Schools blighted by segregation

Thousands of schools are being blighted by segregation linked to a student's ethnicity or social status withKirklees named as one of the most divided areas within the country, new research reveals.

Thursday, 30th March 2017, 4:13 pm
Updated Saturday, 8th April 2017, 10:28 pm

The study shows that in 2016 more than a quarter of primaries and around two fifths of secondaries were ethnically segregated. And nearly three in 10 primary schools and more than a quarter of secondary schools are split by social background.

This means that many schools across the country have pupil populations made up overwhelmingly of white British, or ethnic minority youngsters, or have large numbers of children from either rich or poor homes.

Areas seeing rising school segregation include Kirklees, where more than 48 per cent of primaries and 79 per cent of secondaries show evidence of ethnic division, compared to 46 per cent and 77 per cent in 2011, the report said.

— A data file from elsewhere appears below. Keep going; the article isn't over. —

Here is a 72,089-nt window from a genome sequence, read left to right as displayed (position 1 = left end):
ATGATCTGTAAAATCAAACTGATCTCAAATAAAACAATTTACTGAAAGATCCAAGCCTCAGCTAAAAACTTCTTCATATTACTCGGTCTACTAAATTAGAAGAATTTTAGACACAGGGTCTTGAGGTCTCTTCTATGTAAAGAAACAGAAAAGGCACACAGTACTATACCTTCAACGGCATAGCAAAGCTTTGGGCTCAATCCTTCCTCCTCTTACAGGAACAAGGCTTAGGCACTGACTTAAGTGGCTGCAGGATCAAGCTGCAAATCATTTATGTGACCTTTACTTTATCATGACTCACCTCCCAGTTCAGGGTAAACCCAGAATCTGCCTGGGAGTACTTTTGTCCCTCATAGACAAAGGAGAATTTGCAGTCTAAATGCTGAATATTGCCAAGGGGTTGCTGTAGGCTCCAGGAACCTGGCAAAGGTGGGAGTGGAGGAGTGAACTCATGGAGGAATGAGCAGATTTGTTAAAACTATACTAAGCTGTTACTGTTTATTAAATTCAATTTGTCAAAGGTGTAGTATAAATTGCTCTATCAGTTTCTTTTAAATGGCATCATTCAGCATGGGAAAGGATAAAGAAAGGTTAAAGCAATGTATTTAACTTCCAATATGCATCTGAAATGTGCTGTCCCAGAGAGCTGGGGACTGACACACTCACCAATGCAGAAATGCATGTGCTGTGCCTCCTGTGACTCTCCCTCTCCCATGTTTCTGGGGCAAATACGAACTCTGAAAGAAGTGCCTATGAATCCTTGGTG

A spokesman for Kirklees Council said: “We celebrate our diversity as a strength and promote cohesion and integration and we work closely with schools, parents and our inter faith networks.”

The findings show that more needs to be done to make school intakes more representative of their local communities, according to The Challenge, which carried out the research.The charity, used data for 2011 to 2016, covering more than 20,000 state schools. A school was considered “segregated” if the proportion of ethnic minority pupils or pupils on free school meals was very different to those at the 10 closest schools.

In Bradford, levels of segregation have fallen from 63 to 58 per cent in the city’s primary schools and from 89 to 70 per cent in secondary schools.